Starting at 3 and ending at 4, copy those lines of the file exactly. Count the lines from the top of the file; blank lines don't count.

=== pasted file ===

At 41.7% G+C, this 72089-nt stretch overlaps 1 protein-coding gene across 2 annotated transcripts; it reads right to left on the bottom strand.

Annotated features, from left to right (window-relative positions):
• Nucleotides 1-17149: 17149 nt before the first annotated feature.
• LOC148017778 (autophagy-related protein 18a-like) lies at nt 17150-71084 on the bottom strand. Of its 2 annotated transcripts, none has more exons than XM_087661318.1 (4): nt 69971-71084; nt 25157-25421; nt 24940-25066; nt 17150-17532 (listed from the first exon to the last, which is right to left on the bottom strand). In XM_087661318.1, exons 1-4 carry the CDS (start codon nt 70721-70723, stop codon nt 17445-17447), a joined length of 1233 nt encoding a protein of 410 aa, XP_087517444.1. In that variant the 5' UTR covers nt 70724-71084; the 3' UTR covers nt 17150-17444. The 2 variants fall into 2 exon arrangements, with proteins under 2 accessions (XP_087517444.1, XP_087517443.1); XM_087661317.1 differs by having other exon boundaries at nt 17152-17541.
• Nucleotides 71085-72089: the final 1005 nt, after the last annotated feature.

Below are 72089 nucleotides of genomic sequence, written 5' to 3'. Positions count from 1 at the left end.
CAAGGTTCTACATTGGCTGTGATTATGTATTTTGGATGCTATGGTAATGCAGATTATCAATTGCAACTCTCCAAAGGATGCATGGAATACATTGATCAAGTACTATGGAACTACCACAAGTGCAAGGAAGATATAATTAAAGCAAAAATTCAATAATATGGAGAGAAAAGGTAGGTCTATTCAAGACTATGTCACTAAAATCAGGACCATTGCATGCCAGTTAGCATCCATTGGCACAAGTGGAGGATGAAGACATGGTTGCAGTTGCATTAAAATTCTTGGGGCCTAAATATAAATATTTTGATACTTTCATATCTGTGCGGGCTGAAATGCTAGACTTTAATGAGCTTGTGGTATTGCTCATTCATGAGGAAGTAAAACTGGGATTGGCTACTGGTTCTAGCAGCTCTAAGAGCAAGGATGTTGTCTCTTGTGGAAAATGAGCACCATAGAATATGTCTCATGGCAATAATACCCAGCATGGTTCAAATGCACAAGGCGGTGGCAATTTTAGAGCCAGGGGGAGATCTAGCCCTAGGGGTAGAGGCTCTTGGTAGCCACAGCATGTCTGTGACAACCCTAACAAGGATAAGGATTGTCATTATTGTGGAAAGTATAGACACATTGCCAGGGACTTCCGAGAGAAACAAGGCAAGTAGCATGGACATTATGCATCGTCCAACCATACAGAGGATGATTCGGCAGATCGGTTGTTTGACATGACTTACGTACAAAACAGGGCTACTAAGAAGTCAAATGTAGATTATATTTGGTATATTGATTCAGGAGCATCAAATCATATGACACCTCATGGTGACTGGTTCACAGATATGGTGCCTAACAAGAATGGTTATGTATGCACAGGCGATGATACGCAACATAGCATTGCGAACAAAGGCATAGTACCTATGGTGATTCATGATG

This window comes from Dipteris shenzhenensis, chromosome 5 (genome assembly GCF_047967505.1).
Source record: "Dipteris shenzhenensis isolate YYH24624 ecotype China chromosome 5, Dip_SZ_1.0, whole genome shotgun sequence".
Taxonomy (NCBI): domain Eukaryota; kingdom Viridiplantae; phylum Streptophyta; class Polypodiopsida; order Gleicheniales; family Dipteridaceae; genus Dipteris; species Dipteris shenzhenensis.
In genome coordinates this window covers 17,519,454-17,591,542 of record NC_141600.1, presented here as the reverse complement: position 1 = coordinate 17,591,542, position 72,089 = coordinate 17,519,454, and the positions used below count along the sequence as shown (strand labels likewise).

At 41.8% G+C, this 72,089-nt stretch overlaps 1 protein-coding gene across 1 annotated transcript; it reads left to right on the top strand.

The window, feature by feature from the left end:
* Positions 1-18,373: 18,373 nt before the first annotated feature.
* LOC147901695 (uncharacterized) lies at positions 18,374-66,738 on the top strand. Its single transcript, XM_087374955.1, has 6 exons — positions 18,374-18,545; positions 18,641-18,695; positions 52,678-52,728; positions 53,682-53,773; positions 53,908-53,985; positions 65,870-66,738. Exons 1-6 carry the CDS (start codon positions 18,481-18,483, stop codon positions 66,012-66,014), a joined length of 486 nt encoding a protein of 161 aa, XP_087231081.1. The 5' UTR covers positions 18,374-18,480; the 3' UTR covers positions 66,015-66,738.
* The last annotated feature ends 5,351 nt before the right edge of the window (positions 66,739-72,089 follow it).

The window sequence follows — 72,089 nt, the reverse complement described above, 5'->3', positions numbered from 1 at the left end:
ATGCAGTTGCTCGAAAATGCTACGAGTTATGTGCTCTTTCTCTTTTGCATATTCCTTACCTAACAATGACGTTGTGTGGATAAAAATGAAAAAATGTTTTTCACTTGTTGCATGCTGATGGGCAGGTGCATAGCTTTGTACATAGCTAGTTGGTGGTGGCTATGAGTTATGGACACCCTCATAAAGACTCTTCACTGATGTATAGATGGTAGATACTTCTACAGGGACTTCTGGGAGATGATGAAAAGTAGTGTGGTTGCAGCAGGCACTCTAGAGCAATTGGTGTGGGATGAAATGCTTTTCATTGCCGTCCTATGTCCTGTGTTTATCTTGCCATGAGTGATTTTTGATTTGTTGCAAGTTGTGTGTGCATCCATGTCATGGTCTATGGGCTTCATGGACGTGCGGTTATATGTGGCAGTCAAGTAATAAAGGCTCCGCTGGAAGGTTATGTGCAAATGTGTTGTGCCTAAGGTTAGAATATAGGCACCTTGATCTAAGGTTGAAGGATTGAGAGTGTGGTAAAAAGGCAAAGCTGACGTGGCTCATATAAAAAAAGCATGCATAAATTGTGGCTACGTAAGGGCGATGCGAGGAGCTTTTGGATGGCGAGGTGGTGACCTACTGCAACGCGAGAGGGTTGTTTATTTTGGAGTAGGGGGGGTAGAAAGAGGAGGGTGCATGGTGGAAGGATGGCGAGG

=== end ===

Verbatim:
• Nucleotides 1-17149: 17149 nt before the first annotated feature.
• LOC148017778 (autophagy-related protein 18a-like) lies at nt 17150-71084 on the bottom strand. Of its 2 annotated transcripts, none has more exons than XM_087661318.1 (4): nt 69971-71084; nt 25157-25421; nt 24940-25066; nt 17150-17532 (listed from the first exon to the last, which is right to left on the bottom strand). In XM_087661318.1, exons 1-4 carry the CDS (start codon nt 70721-70723, stop codon nt 17445-17447), a joined length of 1233 nt encoding a protein of 410 aa, XP_087517444.1. In that variant the 5' UTR covers nt 70724-71084; the 3' UTR covers nt 17150-17444. The 2 variants fall into 2 exon arrangements, with proteins under 2 accessions (XP_087517444.1, XP_087517443.1); XM_087661317.1 differs by having other exon boundaries at nt 17152-17541.